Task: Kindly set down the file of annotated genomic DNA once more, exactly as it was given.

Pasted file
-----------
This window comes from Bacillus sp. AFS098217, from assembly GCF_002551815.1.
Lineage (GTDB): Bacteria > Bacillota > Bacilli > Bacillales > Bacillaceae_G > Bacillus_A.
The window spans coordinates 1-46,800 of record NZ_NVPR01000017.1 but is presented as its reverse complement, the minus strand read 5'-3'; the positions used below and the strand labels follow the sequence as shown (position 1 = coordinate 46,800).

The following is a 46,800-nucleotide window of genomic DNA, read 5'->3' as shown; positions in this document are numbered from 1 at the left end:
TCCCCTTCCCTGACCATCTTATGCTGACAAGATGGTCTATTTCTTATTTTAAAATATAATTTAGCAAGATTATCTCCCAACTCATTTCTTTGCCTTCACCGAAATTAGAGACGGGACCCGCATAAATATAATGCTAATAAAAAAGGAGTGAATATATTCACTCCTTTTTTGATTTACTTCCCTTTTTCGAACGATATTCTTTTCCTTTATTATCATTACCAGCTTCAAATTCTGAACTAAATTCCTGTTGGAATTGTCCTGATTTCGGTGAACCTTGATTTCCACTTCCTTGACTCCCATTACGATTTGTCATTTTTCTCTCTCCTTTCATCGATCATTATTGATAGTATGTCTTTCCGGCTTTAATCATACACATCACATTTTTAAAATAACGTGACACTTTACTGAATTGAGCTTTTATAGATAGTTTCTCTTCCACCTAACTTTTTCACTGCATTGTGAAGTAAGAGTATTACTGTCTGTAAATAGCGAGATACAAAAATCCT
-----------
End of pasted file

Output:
This window comes from Bacillus sp. AFS098217, from assembly GCF_002551815.1.
Lineage (GTDB): Bacteria > Bacillota > Bacilli > Bacillales > Bacillaceae_G > Bacillus_A.
The window spans coordinates 1-46,800 of record NZ_NVPR01000017.1 but is presented as its reverse complement, the minus strand read 5'-3'; the positions used below and the strand labels follow the sequence as shown (position 1 = coordinate 46,800).

The following is a 46,800-nucleotide window of genomic DNA, read 5'->3' as shown; positions in this document are numbered from 1 at the left end:
TCCCCTTCCCTGACCATCTTATGCTGACAAGATGGTCTATTTCTTATTTTAAAATATAATTTAGCAAGATTATCTCCCAACTCATTTCTTTGCCTTCACCGAAATTAGAGACGGGACCCGCATAAATATAATGCTAATAAAAAAGGAGTGAATATATTCACTCCTTTTTTGATTTACTTCCCTTTTTCGAACGATATTCTTTTCCTTTATTATCATTACCAGCTTCAAATTCTGAACTAAATTCCTGTTGGAATTGTCCTGATTTCGGTGAACCTTGATTTCCACTTCCTTGACTCCCATTACGATTTGTCATTTTTCTCTCTCCTTTCATCGATCATTATTGATAGTATGTCTTTCCGGCTTTAATCATACACATCACATTTTTAAAATAACGTGACACTTTACTGAATTGAGCTTTTATAGATAGTTTCTCTTCCACCTAACTTTTTCACTGCATTGTGAAGTAAGAGTATTACTGTCTGTAAATAGCGAGATACAAAAATCCT